Bill Dean, its CEO, was a veteran science park executive when he semi-retired to Asheville a few years ago. His resume includes work at the sprawling Cummings Research Park in Huntsville, Ala., which has roots in aerospace, and Winston-Salem’s biotechnology-focused Piedmont Triad Research Park.
In Asheville he connected with philanthropist and business leader Mack Pearsall, who wanted to mesh his passion for the environment with economic growth. Eclectic Asheville, with its $2.6 billion tourism industry and leafy vibe, seemed like a natural fit.
In talks with Asheville business and academic leaders, Dean identified NCEI’s data and climate scientists as a foundation for his next project.
“My mentor said, ‘Bill, when you’re doing this, take the brains. Take the brains every time,’ ” Dean said.
The Collider will house businesses, host conferences and special events such as speeches by visiting scientists. It will also have a commercial side, possibly with staff scientists, to identify market opportunities and fast-track technological advances to fill them.
Eight events are already scheduled for April, including meetings by two international research bodies, the Atmospheric Observation Panel for Climate and the World Climate Research Programme Data Advisory Council.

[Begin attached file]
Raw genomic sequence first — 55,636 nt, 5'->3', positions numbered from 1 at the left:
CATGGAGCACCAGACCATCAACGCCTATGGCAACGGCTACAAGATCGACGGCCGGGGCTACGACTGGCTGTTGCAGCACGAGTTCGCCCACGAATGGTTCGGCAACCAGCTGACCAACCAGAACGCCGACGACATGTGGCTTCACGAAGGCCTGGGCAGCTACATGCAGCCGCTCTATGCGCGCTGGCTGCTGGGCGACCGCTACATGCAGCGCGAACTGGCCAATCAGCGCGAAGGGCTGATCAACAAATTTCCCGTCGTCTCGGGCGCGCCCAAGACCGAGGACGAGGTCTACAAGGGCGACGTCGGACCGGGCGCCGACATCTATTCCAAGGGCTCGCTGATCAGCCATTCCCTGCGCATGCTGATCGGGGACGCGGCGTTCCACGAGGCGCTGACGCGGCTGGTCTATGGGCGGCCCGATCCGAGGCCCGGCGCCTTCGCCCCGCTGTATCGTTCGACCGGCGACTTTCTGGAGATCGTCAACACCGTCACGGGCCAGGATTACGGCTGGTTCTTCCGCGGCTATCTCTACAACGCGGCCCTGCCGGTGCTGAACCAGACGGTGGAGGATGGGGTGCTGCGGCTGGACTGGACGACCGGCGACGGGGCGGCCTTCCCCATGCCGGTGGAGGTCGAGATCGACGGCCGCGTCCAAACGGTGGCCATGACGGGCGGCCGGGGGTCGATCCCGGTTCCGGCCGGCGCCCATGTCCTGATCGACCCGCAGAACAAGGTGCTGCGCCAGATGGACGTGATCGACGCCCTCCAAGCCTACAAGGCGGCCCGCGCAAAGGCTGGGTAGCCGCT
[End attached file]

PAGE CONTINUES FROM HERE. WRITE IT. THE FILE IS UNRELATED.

The center had four tenants when it opened March 11 with an appearance by Transportation Secretary Anthony Foxx, the former Charlotte mayor.
UNC Asheville’s National Environmental Modeling and Analysis Center will be the Collider’s anchor tenant. NEMAC translates complex data into readily-digested graphics and narratives, managing content for the federal Climate Resilience Toolkit.
Rear-projection images on a wall-sized screen are part of NEMAC’s new interactive conference room. NEMAC works on projects as diverse as Asheville’s climate resilience plan and three-dimensional maps of flood risks for coastal Broward County, Fla.
“What we really specialize in is moving from data to decisions,” said director Jim Fox. “We want to move from ‘did you know?’ to ‘why should I care?’ to ‘what should I be doing about it?’ ”
Fox likens the new climate entrepreneurs to the Weather Channel, which found decades ago that it could make money from National Weather Service feeds.
A NEMAC for-profit spinoff, FernLeaf Interactive, will share space at the Collider. FernLeaf says it will harness technology and analysis to look into the future of climate resilience.
Other Collider tenants include the climatogical services company Global Science & Technology Inc., which works mostly with federal agencies, and an office of Acclimatise, a climate change consulting company based in England.
Largely ignored in the entrepreneurial bustle is that climate change remains a politically charged topic. While 90 percent of Democrats say global warming is already having a serious environmental impact, a recent New York Times/ CBS News poll found, only 58 percent of Republicans agree.
“We work hard to move beyond the political football of climate change,” Duncan said. “What people are unified about is that this a bona fide economic development opportunity.”